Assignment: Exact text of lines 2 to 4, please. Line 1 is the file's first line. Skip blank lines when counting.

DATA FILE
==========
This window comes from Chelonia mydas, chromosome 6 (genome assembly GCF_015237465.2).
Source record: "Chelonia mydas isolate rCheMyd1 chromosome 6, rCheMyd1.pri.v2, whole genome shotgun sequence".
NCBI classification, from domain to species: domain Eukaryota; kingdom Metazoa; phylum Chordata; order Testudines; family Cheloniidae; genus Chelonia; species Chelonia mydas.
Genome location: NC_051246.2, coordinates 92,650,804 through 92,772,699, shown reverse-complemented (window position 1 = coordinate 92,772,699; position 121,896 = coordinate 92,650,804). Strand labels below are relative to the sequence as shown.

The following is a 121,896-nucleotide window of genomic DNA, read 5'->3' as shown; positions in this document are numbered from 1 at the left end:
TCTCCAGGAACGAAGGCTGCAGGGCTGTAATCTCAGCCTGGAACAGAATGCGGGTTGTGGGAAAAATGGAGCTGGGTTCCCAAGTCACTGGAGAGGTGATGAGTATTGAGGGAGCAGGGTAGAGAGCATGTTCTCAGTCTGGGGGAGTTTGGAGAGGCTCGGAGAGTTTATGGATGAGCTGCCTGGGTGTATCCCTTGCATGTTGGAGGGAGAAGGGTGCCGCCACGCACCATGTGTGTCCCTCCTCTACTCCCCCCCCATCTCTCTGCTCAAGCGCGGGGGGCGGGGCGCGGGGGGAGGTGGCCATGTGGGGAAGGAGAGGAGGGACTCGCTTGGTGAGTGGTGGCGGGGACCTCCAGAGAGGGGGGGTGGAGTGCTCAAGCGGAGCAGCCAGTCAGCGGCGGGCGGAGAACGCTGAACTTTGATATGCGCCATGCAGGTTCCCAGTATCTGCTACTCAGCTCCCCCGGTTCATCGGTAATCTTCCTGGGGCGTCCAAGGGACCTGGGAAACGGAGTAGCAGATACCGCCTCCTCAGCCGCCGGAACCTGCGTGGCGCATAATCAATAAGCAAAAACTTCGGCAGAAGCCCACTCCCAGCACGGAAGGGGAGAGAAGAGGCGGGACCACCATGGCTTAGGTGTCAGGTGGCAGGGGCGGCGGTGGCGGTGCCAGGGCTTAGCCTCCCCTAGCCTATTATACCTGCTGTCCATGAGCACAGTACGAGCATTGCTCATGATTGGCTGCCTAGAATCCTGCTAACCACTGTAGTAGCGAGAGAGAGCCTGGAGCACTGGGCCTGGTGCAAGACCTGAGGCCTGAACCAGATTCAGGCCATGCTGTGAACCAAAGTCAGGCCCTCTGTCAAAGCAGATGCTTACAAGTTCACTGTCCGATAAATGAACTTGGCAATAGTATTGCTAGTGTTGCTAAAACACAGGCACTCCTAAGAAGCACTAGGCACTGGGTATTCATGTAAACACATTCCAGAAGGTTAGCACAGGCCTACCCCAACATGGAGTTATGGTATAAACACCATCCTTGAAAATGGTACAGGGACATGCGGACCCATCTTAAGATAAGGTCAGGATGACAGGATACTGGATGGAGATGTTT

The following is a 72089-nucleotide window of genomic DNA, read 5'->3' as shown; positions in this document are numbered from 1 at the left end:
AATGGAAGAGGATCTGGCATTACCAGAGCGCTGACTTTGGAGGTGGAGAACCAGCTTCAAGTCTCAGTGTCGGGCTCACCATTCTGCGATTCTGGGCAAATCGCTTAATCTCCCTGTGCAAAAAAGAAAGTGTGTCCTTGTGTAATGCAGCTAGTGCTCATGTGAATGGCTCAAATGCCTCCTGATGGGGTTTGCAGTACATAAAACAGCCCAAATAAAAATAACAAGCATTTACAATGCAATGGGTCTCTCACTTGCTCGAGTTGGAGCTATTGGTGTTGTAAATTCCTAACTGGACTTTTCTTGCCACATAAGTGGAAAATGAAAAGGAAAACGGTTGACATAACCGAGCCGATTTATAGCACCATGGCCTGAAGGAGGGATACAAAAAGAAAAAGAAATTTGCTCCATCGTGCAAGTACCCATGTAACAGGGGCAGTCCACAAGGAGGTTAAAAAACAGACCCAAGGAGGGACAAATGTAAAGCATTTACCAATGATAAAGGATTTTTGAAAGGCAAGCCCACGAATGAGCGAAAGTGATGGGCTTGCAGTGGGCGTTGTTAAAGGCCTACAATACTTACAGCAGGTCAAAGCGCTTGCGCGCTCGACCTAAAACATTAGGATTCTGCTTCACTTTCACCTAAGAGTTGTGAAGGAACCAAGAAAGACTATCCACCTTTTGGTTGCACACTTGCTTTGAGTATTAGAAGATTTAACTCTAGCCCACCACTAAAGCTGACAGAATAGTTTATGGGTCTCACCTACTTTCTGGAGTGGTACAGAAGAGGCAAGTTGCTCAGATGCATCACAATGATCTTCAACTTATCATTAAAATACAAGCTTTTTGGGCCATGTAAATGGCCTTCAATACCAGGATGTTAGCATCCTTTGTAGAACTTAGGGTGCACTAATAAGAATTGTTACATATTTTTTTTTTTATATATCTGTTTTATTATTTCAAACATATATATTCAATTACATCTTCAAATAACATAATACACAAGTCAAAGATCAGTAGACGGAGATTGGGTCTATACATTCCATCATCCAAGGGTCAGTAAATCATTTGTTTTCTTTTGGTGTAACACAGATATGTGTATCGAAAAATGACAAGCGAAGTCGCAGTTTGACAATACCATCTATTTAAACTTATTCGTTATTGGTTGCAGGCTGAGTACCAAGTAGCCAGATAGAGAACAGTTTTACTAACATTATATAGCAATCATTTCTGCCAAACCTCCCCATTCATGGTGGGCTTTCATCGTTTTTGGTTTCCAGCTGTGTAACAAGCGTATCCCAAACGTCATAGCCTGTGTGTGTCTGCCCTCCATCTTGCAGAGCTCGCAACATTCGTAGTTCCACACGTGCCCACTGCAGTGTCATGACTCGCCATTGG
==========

Source record: "Chelonia mydas isolate rCheMyd1 chromosome 6, rCheMyd1.pri.v2, whole genome shotgun sequence".
NCBI classification, from domain to species: domain Eukaryota; kingdom Metazoa; phylum Chordata; order Testudines; family Cheloniidae; genus Chelonia; species Chelonia mydas.
Genome location: NC_051246.2, coordinates 92,650,804 through 92,772,699, shown reverse-complemented (window position 1 = coordinate 92,772,699; position 121,896 = coordinate 92,650,804). Strand labels below are relative to the sequence as shown.